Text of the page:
10 New Albums to Stream Today

Featuring girl in red, Shelley, Manchester Orchestra and more

Music Lists New Albums
10 New Albums to Stream Today

As we wrap up the last week of April in this already fast-moving year, the month goes out with an absolute bang, featuring some of its most exciting music yet. Whether you want to chill out with Leon Vynehall or pack a spring picnic to the tunes of Rosie Tucker, there is a wide variety of albums to accompany you into an optimistic May as the world shows signs of normalcy. Find a new favorite below.

Crumb: Ice Melt

Psychedelic indie outfit Crumb have outdone themselves again, dialing heavily into the serene and atmospheric corners of their creativity for a deeply complex album with even more difficult questions behind it. Frontwoman Lila Ramani describes the record as an examination of “real substances and beings that live on this planet.” The album was recorded with Foxygen’s Jonathan Rado in Los Angeles to create a surrealist atmosphere that takes cues from genres such as disco and dream-pop. It’s a thrilling expansion to Crumb’s endless void of creativity. —Jade Gomez

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Dawn Richard: Second Line

For someone so committed to flexing her New Orleans roots, Dawn Richard often makes music that sounds like it’s coming from an entirely different planet. On previous albums, the former Danity Kane and Dirty Money member often sang about love and life in the language of sci-fi and fantasy atop equally celestial beats. Her music likewise sounds interstellar throughout most of her sixth and newest album, Second Line: An Electro Revival, but here, she sets an explicit goal of shouting out her homeland more than ever before. All her ambition, love, and confidence stand in for her geography—Second Line is less about putting New Orleans on the map than Richard herself. —Max Freedman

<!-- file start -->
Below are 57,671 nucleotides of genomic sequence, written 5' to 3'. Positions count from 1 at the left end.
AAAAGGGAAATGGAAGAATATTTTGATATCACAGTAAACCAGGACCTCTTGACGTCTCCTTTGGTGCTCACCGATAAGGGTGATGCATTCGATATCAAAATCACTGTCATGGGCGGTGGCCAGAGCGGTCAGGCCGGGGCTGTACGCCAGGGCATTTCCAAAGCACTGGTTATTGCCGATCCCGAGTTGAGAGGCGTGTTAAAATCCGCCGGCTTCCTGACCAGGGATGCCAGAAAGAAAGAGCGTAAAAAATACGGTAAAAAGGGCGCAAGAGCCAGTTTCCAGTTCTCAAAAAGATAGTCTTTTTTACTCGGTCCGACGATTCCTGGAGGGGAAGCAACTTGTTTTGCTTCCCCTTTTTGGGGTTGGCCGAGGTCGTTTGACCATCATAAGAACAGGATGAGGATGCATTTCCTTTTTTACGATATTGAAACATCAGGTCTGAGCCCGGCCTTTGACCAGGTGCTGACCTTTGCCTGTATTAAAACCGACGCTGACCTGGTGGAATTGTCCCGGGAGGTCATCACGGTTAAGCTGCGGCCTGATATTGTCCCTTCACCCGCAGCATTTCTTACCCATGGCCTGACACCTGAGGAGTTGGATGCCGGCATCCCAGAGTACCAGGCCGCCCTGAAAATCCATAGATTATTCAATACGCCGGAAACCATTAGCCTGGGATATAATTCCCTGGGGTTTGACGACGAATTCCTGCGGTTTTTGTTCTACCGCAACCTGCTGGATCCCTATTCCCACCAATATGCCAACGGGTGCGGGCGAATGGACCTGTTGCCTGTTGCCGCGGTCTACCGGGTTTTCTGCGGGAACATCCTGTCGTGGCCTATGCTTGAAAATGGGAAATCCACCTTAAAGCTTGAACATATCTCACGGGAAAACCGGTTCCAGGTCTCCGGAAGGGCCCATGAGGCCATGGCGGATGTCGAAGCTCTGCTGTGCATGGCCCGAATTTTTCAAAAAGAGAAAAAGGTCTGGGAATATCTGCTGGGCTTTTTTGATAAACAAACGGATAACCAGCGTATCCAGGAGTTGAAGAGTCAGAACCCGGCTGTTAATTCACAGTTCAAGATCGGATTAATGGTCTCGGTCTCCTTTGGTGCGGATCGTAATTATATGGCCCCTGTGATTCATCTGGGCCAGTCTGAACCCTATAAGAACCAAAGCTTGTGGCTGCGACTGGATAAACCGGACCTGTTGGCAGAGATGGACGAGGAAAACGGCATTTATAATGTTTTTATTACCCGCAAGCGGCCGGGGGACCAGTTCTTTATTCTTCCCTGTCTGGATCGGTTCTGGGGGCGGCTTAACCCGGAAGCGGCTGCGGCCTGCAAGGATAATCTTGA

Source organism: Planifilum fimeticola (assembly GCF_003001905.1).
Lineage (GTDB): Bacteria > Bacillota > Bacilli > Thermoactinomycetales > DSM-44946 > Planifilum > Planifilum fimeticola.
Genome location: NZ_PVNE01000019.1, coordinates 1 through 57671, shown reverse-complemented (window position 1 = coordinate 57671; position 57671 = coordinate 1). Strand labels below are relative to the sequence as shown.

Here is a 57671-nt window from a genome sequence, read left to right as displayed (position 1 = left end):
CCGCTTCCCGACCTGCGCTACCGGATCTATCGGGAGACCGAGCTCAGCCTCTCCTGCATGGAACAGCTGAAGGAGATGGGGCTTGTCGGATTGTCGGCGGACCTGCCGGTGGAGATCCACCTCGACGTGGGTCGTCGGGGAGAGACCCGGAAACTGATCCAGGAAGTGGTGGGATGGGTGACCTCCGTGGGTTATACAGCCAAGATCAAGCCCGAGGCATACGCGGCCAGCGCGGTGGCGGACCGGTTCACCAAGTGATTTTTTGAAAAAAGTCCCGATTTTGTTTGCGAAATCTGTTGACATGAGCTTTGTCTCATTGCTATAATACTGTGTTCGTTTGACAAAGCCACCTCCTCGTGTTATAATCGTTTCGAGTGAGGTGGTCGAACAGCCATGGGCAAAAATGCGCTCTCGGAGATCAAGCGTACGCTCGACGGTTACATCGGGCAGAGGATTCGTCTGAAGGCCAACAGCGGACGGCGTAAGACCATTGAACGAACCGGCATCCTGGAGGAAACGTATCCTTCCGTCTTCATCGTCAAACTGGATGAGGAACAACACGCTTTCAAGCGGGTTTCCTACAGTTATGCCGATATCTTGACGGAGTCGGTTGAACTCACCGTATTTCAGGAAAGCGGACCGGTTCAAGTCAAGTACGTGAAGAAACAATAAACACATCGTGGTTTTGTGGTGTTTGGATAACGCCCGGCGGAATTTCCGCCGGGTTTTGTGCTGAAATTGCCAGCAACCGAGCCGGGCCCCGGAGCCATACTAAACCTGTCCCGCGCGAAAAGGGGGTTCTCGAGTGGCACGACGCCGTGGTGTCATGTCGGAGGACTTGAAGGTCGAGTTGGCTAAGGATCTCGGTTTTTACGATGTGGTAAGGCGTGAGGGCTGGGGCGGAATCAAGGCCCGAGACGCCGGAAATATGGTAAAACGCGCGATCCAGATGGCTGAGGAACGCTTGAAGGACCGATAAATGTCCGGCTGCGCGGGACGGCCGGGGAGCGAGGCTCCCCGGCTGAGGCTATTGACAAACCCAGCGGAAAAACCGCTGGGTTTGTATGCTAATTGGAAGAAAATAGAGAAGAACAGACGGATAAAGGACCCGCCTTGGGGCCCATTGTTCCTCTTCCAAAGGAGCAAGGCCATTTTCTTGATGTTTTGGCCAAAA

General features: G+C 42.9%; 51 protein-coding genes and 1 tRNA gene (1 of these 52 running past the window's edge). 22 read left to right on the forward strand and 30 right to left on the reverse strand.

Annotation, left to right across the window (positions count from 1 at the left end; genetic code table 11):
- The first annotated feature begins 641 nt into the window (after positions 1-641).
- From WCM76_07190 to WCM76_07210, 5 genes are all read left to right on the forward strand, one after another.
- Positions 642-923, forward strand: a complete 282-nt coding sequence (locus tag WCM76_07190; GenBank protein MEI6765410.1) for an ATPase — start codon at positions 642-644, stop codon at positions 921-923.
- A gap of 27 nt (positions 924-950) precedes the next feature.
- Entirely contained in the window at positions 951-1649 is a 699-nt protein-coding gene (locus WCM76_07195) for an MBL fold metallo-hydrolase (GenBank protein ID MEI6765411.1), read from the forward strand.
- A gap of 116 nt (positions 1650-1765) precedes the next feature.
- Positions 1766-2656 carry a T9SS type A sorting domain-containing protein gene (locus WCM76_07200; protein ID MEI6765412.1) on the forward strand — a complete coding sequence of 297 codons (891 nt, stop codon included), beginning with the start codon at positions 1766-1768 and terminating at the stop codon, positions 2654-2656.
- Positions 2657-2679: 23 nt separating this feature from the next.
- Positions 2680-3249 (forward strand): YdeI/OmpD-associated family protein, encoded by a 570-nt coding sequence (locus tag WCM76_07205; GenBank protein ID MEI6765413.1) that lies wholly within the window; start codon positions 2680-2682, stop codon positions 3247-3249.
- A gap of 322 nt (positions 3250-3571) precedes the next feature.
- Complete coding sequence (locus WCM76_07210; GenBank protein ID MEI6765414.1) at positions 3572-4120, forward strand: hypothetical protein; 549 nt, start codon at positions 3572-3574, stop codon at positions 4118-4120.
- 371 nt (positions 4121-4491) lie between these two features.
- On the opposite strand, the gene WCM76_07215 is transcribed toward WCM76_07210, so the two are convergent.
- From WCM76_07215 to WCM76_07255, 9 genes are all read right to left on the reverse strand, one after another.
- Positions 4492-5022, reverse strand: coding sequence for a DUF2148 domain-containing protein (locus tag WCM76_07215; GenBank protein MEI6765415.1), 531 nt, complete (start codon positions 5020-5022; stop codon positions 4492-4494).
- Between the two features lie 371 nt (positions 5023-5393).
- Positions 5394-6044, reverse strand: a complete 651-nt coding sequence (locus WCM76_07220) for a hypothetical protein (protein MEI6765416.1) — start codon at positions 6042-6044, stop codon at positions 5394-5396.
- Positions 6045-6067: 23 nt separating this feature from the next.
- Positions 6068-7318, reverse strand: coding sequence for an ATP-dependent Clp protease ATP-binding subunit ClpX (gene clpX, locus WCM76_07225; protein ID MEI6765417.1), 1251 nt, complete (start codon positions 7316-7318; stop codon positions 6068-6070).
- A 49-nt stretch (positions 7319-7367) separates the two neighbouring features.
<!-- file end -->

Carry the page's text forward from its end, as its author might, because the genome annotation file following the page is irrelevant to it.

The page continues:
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girl in red: if i could make it go quiet

With her undeniable talent and the immediacy of her lyrics, girl in red obviously has already garnered mainstream recognition. Despite her early success, she takes risks that show she’s not one for complacency. Her debut album, if i could make it go quiet, delivers on both authenticity and earworms. Ulven is radically vulnerable, discussing “things I haven’t been comfortable talking about, or admitting to myself, or even things to tell my closest friends and family,” as she says in a press release, and that will surely resonate with listeners. —Clare Martin

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Gojira: Fortitude

Gojira have slowly strayed from their death-metal roots, but on their latest effort Fortitude, the French metal pioneers embrace a more mainstream approach to their enchanting songwriting. There is no shortage of chugging guitars and frontman Joe Duplantier’s war cries, but the way that the band continues to innovate with their slow-rising melodies and silky echoes is exciting and mesmerizing. The subtle nods to blues-rock, as well as Indigenous and African drumming, make Fortitude a necessary protest album. —Jade Gomez